As part of its crowdsourced security program, Zoom has recently increased the maximum payout for vulnerabilities to $50,000. Such figures make great headlines and attract new talent in search of the big bucks, but here is a question that begs to be answered: how much is a vulnerability worth?
I have previously found several bugs in Zoom’s products, although these now date back several years, to when the company’s crowdsourced security program was a fledgling enterprise. Three of them had already been found by others before me – what we in crowdsourced security call a “duplicate”– so I got no reward for my time and effort even though they were valid bugs. The fourth vulnerability was quite interesting, since it re-appeared at the start of the pandemic when Zoom was under increased usage (and increased scrutiny).
I labelled is as “Potentially unsafe URIs can cause Local file inclusion, command injection or remote connection,” which is exactly what it did/allowed. To summarize: one could effectively send URIs that would appear as links to someone they were chatting with and these could do various things like open up malicious websites, download files or even run commands on their system (bizarrely, it even worked with the gopher protocol). The vulnerability that re-appeared at the beginning of 2020 was identical and focused on UNC paths so that the attacker exploiting it could send NTLM credentials to an attacker’s domain.
For discovering and reporting this vulnerability I was awarded the “princely” sum of $50, and it took about six months to receive it. Two years later I received a message saying the vulnerability had been fixed, and could I spend my free time checking whether the fix was good? (I didn’t).
Should we really be paying out $50,000 for a vulnerability?
At the height of the pandemic, exploits for Zoom zero-day vulnerabilities (in the Windows app) were reportedly being offered for sale for $500,000 and companies like Zerodium frequently traffic in these kinds of vulnerabilities in the “grey market” vulnerability marketplaces.
There are many downsides to ever-increasing payouts in crowdsourced security programs. While the main aim is to increase interest in the program (remember, crowdsourced programs rely on the gig workers that essentially work for free unless/until they find a valid bug), increasing payouts have the counter-productive effect of cannibalizing talent away from legitimate security areas, salaried or otherwise.
The cost effectiveness of paying to fix vulnerabilities when they are live is also in play. $50,000 could easily be spent fixing root causes of vulnerabilities and “shifting-left” to pay for far more than a single unitary fix. Some obvious examples of what that money could be used for:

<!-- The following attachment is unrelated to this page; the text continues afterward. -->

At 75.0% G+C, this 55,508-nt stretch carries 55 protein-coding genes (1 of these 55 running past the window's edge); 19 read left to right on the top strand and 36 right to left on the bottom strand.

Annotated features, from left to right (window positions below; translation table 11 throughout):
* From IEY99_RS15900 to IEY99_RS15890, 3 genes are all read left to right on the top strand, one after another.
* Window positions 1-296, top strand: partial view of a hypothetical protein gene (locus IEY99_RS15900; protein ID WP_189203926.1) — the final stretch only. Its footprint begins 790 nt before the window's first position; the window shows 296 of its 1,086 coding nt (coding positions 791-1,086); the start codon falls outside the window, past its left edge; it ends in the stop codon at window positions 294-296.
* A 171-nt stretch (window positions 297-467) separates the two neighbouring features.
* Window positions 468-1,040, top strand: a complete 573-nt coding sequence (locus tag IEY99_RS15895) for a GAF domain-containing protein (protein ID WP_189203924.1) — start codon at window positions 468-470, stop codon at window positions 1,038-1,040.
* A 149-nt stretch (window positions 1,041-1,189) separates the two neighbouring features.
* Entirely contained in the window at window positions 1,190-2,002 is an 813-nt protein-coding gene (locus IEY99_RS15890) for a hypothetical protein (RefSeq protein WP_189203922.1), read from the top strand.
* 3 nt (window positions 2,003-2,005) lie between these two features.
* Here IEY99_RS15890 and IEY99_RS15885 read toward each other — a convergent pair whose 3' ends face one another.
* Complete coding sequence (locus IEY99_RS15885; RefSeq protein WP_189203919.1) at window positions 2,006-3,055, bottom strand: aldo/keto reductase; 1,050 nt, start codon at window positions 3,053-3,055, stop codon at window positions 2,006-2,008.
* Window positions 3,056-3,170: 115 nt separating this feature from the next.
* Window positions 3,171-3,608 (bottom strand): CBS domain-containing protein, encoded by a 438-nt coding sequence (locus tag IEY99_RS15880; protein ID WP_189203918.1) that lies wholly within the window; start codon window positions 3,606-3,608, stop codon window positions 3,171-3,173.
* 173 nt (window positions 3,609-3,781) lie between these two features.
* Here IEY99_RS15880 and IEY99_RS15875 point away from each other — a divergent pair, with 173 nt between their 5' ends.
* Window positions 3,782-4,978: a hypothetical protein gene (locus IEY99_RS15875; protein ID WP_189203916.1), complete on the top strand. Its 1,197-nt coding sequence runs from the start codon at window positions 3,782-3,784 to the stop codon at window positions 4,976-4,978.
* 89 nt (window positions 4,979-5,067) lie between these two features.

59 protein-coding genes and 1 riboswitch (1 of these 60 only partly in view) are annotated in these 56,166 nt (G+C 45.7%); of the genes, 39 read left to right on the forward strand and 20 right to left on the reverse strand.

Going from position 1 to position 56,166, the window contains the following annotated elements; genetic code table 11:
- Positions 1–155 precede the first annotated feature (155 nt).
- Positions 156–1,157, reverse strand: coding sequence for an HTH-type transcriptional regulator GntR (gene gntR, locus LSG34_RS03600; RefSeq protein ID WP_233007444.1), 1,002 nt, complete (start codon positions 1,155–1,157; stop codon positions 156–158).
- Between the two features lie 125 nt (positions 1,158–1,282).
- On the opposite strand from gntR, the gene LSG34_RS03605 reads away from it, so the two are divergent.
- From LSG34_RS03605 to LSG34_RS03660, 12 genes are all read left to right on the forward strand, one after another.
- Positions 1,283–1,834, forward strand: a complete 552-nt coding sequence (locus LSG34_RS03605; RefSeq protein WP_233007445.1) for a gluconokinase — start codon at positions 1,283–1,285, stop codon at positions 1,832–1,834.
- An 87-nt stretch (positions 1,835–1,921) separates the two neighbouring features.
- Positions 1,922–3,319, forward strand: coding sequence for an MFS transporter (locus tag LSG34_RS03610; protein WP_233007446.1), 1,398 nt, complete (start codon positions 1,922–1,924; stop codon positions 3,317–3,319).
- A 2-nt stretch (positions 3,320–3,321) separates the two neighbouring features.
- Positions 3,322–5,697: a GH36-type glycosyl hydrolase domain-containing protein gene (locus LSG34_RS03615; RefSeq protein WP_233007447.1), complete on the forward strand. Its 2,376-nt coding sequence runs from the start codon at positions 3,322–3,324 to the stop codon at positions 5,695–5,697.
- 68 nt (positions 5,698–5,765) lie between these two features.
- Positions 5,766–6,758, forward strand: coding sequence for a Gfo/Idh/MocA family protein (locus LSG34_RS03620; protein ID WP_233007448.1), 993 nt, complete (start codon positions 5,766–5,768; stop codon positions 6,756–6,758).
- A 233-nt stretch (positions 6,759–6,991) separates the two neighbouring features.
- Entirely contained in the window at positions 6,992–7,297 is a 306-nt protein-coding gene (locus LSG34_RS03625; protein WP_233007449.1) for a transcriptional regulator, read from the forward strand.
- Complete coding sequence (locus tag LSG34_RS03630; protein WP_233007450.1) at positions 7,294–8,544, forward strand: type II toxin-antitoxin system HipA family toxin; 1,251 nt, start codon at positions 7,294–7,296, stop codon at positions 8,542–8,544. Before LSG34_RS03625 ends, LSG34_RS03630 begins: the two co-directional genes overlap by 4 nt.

- A full-time application security engineer
- Anywhere between 10 – 20 pen tests or code reviews (depending on day rate)
- A full suite of automated pen testing software
- Full deployment and implementation of SAST software (code scanning/dependencies) across upwards of 10 million lines of code
- Train hundreds of developers in secure coding techniques
Any of the above would help spot security issues before they make it into a live environment. While an often heard argument is that the bug reward offsets the monetary impact the eventual vulnerability exploitation would cause, the counter to that is that if a shift-left approach is taken, the offset is multiplied by a factor of ten.
If your SAST or application security engineers or even your code reviews spot ten of these vulnerabilities before going live, you’ve also mitigated the additional cost of refactoring code and pushing a single build to fix a single vulnerability.
Crowdsourced security and ever-increasing rewards won’t alleviate the structural issue that should be solved by good application security hygiene. The same could be said for the alphabet soup of acronyms currently present in the cybersecurity technology space (think IAM, WAF, DAST, SIEM, etc.): many technologies are simply band-aids over a wound that a comprehensive application security pipeline would patch up.
Paying 5-figure rewards for single vulnerabilities won’t immediately lead to better security. When deciding how much to pay for a vulnerability, if the question becomes “Is this too much for a vulnerability?”, you should instead ask yourself whether you are “shifting left” enough.